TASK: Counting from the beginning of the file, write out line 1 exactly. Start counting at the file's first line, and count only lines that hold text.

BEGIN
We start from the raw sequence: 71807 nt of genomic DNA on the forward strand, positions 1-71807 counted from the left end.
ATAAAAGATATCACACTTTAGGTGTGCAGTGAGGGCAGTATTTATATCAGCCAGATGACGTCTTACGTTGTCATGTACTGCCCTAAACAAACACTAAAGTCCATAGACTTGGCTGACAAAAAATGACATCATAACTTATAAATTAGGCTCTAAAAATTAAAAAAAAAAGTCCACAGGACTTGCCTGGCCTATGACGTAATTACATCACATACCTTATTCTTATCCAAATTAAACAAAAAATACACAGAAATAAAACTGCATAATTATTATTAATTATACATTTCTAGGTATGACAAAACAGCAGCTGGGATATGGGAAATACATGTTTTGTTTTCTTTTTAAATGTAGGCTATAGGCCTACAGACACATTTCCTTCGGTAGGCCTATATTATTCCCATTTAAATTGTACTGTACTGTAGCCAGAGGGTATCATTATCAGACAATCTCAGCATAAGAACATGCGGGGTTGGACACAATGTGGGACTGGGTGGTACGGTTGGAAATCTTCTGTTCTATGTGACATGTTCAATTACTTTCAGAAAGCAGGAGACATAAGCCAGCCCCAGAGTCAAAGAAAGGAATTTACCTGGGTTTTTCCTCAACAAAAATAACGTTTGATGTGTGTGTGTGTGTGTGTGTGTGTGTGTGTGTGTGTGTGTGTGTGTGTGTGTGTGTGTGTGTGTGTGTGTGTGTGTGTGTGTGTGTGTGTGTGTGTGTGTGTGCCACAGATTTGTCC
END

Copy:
We start from the raw sequence: 71807 nt of genomic DNA on the forward strand, positions 1-71807 counted from the left end.